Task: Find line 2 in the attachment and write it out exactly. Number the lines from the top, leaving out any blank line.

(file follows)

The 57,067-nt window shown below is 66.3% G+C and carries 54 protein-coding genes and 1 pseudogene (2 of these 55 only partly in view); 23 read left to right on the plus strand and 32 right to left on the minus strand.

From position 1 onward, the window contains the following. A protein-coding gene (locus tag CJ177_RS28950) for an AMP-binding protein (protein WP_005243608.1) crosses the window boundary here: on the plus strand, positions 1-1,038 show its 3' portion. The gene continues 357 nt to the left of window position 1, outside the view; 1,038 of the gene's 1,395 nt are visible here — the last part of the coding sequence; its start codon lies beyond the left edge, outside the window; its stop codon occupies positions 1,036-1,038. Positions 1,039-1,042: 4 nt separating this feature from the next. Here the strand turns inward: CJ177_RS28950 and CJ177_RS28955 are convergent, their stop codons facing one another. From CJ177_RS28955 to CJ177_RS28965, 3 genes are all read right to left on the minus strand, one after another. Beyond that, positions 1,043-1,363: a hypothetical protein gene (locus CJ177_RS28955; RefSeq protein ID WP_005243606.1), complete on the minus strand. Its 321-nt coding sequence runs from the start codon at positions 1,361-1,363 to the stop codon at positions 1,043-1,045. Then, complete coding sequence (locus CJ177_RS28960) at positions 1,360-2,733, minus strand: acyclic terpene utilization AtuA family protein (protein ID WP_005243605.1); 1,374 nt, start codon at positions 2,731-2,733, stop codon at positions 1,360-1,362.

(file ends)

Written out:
From position 1 onward, the window contains the following. A protein-coding gene (locus tag CJ177_RS28950) for an AMP-binding protein (protein WP_005243608.1) crosses the window boundary here: on the plus strand, positions 1-1,038 show its 3' portion. The gene continues 357 nt to the left of window position 1, outside the view; 1,038 of the gene's 1,395 nt are visible here — the last part of the coding sequence; its start codon lies beyond the left edge, outside the window; its stop codon occupies positions 1,036-1,038. Positions 1,039-1,042: 4 nt separating this feature from the next. Here the strand turns inward: CJ177_RS28950 and CJ177_RS28955 are convergent, their stop codons facing one another. From CJ177_RS28955 to CJ177_RS28965, 3 genes are all read right to left on the minus strand, one after another. Beyond that, positions 1,043-1,363: a hypothetical protein gene (locus CJ177_RS28955; RefSeq protein ID WP_005243606.1), complete on the minus strand. Its 321-nt coding sequence runs from the start codon at positions 1,361-1,363 to the stop codon at positions 1,043-1,045. Then, complete coding sequence (locus CJ177_RS28960) at positions 1,360-2,733, minus strand: acyclic terpene utilization AtuA family protein (protein ID WP_005243605.1); 1,374 nt, start codon at positions 2,731-2,733, stop codon at positions 1,360-1,362.